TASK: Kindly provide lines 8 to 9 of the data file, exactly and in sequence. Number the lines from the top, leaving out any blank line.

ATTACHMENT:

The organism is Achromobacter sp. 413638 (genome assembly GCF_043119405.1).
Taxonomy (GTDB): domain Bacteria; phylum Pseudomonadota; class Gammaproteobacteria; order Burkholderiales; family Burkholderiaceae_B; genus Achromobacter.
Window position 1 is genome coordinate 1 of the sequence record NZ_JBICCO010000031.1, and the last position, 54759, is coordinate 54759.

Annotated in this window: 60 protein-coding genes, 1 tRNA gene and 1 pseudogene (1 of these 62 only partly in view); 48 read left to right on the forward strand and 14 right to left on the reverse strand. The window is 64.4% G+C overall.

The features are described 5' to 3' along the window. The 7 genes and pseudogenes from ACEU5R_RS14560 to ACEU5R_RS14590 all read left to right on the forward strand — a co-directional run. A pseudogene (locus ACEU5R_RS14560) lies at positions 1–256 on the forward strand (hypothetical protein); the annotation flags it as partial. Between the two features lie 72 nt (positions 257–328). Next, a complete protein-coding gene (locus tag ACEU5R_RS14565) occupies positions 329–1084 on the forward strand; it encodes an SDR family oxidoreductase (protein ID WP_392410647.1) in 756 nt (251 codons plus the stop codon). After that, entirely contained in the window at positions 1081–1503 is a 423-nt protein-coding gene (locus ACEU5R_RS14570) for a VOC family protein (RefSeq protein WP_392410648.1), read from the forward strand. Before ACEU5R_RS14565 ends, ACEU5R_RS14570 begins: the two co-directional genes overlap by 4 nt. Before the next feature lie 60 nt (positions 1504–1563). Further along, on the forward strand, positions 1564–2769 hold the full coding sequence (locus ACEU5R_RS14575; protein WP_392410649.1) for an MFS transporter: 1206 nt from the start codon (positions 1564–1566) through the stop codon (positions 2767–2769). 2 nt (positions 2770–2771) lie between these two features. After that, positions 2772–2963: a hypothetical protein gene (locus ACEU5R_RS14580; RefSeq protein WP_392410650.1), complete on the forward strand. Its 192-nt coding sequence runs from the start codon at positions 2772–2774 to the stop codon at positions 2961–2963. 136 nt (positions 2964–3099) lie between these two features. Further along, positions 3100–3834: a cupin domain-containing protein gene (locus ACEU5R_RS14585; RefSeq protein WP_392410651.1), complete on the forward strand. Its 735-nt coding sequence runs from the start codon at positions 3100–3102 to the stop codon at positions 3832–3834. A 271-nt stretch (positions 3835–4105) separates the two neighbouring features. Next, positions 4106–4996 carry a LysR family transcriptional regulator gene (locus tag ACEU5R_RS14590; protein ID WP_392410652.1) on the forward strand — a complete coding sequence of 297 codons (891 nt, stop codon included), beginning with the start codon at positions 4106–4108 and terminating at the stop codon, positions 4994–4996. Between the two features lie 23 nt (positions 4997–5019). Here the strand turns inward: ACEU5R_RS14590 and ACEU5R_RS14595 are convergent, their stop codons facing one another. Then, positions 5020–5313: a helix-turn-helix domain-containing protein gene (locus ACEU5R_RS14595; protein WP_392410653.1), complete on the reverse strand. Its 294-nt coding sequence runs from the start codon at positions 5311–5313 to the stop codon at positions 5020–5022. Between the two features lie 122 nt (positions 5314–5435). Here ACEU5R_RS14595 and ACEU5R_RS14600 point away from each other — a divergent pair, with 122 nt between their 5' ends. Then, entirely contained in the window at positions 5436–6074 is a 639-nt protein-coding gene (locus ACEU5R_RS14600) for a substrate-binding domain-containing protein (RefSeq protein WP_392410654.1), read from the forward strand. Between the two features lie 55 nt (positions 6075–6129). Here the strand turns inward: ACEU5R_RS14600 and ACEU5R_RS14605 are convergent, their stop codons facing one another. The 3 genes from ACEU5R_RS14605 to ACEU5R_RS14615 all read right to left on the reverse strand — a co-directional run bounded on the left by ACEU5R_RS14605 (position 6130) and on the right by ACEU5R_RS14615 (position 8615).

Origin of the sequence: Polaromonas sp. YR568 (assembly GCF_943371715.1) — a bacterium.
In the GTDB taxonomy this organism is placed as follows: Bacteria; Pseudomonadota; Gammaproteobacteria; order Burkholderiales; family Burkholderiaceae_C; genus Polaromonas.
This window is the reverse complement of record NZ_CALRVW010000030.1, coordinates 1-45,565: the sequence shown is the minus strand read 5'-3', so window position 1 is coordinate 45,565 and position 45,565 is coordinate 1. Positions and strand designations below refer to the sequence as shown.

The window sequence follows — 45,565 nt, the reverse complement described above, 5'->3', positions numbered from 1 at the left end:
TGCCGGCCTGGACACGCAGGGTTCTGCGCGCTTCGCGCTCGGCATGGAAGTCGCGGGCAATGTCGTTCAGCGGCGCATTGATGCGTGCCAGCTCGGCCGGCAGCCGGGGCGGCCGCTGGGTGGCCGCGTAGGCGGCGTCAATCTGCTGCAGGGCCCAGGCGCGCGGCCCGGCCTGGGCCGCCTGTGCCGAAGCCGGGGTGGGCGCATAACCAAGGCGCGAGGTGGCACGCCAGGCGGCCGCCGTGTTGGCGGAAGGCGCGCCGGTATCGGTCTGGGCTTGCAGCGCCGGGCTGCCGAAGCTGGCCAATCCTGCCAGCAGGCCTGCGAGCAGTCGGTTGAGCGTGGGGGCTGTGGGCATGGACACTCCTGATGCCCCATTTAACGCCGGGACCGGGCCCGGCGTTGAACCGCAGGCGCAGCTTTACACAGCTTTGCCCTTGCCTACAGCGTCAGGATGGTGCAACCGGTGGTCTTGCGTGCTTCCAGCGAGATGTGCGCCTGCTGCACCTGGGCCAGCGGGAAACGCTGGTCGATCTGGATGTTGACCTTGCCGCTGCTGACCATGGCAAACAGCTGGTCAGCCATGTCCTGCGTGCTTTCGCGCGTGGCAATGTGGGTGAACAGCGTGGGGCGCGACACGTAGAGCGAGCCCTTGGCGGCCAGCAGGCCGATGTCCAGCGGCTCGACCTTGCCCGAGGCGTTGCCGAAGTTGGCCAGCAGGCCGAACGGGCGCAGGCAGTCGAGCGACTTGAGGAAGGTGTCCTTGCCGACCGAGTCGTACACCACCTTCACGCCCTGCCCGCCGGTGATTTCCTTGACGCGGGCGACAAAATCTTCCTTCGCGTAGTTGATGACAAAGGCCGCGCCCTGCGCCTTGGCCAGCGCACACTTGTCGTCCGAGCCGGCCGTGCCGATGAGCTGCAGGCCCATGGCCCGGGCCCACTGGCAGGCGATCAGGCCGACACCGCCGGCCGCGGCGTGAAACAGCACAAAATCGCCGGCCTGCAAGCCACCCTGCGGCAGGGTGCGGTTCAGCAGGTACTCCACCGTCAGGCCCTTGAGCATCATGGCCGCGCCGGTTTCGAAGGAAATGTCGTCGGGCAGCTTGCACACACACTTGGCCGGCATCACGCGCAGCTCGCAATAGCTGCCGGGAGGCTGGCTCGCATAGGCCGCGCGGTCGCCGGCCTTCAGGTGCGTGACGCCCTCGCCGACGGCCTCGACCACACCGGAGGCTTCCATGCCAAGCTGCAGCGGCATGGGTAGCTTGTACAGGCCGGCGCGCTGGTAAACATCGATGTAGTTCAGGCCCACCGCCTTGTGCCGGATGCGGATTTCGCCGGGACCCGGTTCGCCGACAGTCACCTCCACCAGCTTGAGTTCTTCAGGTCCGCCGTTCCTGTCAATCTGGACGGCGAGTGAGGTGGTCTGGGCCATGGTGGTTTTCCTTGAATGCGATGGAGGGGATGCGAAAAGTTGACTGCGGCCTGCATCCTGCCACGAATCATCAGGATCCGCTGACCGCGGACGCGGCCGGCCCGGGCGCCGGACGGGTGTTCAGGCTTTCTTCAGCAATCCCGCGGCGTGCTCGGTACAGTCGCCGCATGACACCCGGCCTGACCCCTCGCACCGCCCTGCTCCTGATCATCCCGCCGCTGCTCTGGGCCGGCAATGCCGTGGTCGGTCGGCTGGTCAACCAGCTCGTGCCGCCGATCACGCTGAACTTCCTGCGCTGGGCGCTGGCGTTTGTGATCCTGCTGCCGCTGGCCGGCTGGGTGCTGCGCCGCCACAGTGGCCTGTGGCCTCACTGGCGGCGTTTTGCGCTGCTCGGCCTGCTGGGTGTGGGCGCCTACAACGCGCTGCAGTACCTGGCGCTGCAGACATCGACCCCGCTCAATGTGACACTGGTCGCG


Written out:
This window is the reverse complement of record NZ_CALRVW010000030.1, coordinates 1-45,565: the sequence shown is the minus strand read 5'-3', so window position 1 is coordinate 45,565 and position 45,565 is coordinate 1. Positions and strand designations below refer to the sequence as shown.

The window sequence follows — 45,565 nt, the reverse complement described above, 5'->3', positions numbered from 1 at the left end: